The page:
abused public trust with this shakedown.  We know that there was no

corruption reason to get rid of Ambassador Yovanovitch.

 

She`s an expert on public corruption.  That`s one reason why she was sent

to Ukraine.  We know that corruption investigation was Giuliani and Trump`s

code word for political dirt from Ukraine. 

 

And how do we know Giuliani wasn`t doing this on his own?  Because every

time President Trump was asked about Ukraine, he said, talk to Rudy.  He

said that to Ambassador Sondland.  He said it to Energy Secretary Perry. 

He even said it to President Zelensky. 

 

MATTHEWS:  So what do you make of this, Shelby?  Because it looks like the

Thelma and Louise in this case is the president of the United States and

his – quote – “lawyer.”

 

I don`t – I have no idea what law has to do with this, except breaking it. 

 

SHELBY HOLLIDAY, “THE WALL STREET JOURNAL”:  Well, Rudy Giuliani is

doubling down on his criticism of Marie Yovanovitch, as you just played in

that clip. 

 

But what he`s saying to these to the…

 

MATTHEWS:  Just for the public, just for people that aren`t following is

every minute…

 

HOLLIDAY:  Right.

 

MATTHEWS:  … her problem was that she was getting in the way of their –

of their escapades. 

 

HOLLIDAY:  Yes.  That`s what she said in her testimony, and that is what

Rudy Giuliani is saying now.

 

And it`s echoing something he told “The Journal” back in October, which is

that he saw her as an obstacle, and he spoke to the president about it, and

the president ultimately removed her. 

 

Now, why does this matter?  Because the president tomorrow will likely be

impeached for the charge of abuse of power, something he denies.  But that

abuse of power, as Democrats see it ,involved the removal of Yovanovitch,

because it was a step that led the president – it created a vacuum that

led the president to set up this unofficial channel led by Rudy Giuliani

and involving Volker and Sondland and Perry. 

 

And as he told them shortly after Zelensky was inaugurated, talk to Rudy. 

And these men under oath said, it was pretty clear that we weren`t going to

get anywhere with our White House meeting, with anything we wanted with

respect to Ukraine, unless Rudy was satisfied.

 

And so it sort of set into motion what the president is now being impeached

for.

 

MATTHEWS:  Let me simplify it, Paul.  And you can do a better job of this.

 

The fact is, it looks to me like the president sent Rudy over there.  They

put this scheme together.  The president`s have enough time to cook this

up.  Rudy did probably.  Hey, I`m going to go over there, Mr. President,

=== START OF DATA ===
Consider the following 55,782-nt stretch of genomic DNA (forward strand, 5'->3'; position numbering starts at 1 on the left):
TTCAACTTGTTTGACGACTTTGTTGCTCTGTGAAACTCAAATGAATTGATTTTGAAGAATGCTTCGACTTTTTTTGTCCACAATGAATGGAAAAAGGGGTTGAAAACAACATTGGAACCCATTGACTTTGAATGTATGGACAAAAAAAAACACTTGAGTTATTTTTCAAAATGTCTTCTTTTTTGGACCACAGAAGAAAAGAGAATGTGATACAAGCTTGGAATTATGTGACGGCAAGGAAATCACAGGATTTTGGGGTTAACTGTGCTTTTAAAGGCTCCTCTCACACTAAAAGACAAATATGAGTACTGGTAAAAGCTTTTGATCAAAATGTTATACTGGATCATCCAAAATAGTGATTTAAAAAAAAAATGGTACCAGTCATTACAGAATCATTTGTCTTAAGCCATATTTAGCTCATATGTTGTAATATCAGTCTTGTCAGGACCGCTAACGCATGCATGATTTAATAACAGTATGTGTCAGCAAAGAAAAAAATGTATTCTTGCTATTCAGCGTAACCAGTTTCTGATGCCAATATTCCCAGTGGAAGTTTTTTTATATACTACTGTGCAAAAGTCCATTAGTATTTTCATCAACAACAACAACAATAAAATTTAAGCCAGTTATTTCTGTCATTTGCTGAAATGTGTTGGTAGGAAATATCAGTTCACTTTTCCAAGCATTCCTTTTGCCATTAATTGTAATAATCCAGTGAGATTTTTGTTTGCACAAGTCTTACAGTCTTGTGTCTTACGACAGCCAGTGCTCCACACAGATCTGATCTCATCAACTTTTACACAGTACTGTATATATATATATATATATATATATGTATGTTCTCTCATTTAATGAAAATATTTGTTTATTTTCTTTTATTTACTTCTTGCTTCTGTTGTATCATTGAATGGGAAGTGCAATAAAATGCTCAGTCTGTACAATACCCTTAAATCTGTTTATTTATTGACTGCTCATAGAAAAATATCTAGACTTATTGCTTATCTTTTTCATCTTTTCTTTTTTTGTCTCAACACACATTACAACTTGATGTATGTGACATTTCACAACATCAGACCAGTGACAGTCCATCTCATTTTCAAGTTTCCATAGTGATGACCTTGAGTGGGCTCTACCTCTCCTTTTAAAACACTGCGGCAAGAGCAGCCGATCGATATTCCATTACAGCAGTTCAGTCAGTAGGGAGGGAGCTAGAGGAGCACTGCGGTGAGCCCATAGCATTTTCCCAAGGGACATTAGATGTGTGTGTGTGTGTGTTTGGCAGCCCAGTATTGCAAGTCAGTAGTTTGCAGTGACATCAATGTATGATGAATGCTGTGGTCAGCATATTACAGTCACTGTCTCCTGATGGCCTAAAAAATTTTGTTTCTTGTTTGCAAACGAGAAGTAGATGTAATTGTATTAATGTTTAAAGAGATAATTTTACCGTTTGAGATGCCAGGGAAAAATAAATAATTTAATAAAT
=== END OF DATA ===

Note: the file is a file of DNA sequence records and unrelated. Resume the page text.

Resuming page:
and get some people to throw some dirt at the guy most likely to run

against you as the Democratic nominee in 2020. 

 

If can knock down Biden, who is the moderate, maybe that`s enough to knock

down the whole field.  So, just get anybody over there, no matter how

sleazy they are, no matter how close to corruption they are and how much

they are corrupt.  Get anybody over there that has a way of putting out a

press release.  Just get them to say they`re investigating Joe Biden and

his son. 

 

Just get – is that it? 

 

BUTLER:  Yes, that`s right. 

 

MATTHEWS:  As sleazy as they are?

 

BUTLER:  Yes, that`s right. 

 

And Rudy Giuliani went down and dirty.  He went low down to talk to people

who he had to know was lying.  All he wanted was a case to make against the

ambassador, even though it was false. 

 

We will all remember that very poignant testimony during the impeachment

inquiry when she asked – she gets asked, why am I being fired?  And the

State Department says, you did nothing wrong.  You just got on Trump`s bad

side. 

 

But payback is something, because now Giuliani doesn`t just have compelling

evidence against the president for impeachment.  He`s got his own criminal

exposure.  These shady characters Parnas and Fruman, who he was working

with, guess what?  One of the reasons they`re indicted in the Southern

District of New York is for their role in this conspiracy to get rid of the

ambassador. 

 

MATTHEWS:  You know, and, at least in the movies, Shelby, if a gang is

caught robbing a bank, they cool it for a few months.  They don`t go out

and rob another bank right away, OK, because they`re – people are on the

lookout.

 

Why is Rudy still doing exactly what both of those two guys, he and the

president, are accused of right now?

 

HOLLIDAY:  I think what you`re seeing is them using a playbook that has

worked for them in the past. 

 

It worked during the 2016 election.  We heard Rudy endlessly talk about the

alleged corruption of Secretary Clinton and all the things she had done

wrong.  He talked about that day in and day out.  He loved talking about

the investigations and the FBI reopening their investigation. 

 

MATTHEWS:  Yes. 

 

HOLLIDAY:  He`s doing that again because it worked politically

 

But it also worked for them when Mueller was investigating the president

and his campaign.  Rudy going on television and doubling down on the

president`s defense, it worked for them.  Politically, they feel like they

won that battle. 

 

MATTHEWS:  Well, maybe they did.  Hopefully, they didn`t.

 

Thank you, Shelby Holliday.  Thank you for joining us from “The Journal,”

“Wall Street Journal,” and Paul Butler. 

 

Up next, moderate Democrats and Republican lawmakers in swing districts are

facing some tough decisions on impeachment.  You can`t make everybody happy

even when it`s clear.  We`re going to run through the latest info where

they all stand at this moment straight ahead on HARDBALL.

 

(COMMERCIAL BREAK)

 

MATTHEWS:  Welcome back to HARDBALL.